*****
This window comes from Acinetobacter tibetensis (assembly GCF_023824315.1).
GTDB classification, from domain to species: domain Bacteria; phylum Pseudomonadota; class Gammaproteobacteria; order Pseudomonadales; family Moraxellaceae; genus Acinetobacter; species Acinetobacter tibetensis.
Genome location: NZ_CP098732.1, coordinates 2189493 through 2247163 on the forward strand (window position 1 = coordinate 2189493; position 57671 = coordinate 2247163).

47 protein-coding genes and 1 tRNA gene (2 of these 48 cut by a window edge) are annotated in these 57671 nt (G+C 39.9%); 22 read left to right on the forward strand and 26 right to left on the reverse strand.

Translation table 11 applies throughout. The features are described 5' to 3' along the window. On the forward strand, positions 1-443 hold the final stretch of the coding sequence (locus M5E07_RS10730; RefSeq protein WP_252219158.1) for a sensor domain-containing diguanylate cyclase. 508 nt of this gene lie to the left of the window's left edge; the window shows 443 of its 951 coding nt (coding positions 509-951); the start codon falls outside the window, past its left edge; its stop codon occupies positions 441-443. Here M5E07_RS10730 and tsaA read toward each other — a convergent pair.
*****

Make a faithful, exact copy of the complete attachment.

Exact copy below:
This window comes from Acinetobacter tibetensis (assembly GCF_023824315.1).
GTDB classification, from domain to species: domain Bacteria; phylum Pseudomonadota; class Gammaproteobacteria; order Pseudomonadales; family Moraxellaceae; genus Acinetobacter; species Acinetobacter tibetensis.
Genome location: NZ_CP098732.1, coordinates 2189493 through 2247163 on the forward strand (window position 1 = coordinate 2189493; position 57671 = coordinate 2247163).

47 protein-coding genes and 1 tRNA gene (2 of these 48 cut by a window edge) are annotated in these 57671 nt (G+C 39.9%); 22 read left to right on the forward strand and 26 right to left on the reverse strand.

Translation table 11 applies throughout. The features are described 5' to 3' along the window. On the forward strand, positions 1-443 hold the final stretch of the coding sequence (locus M5E07_RS10730; RefSeq protein WP_252219158.1) for a sensor domain-containing diguanylate cyclase. 508 nt of this gene lie to the left of the window's left edge; the window shows 443 of its 951 coding nt (coding positions 509-951); the start codon falls outside the window, past its left edge; its stop codon occupies positions 441-443. Here M5E07_RS10730 and tsaA read toward each other — a convergent pair.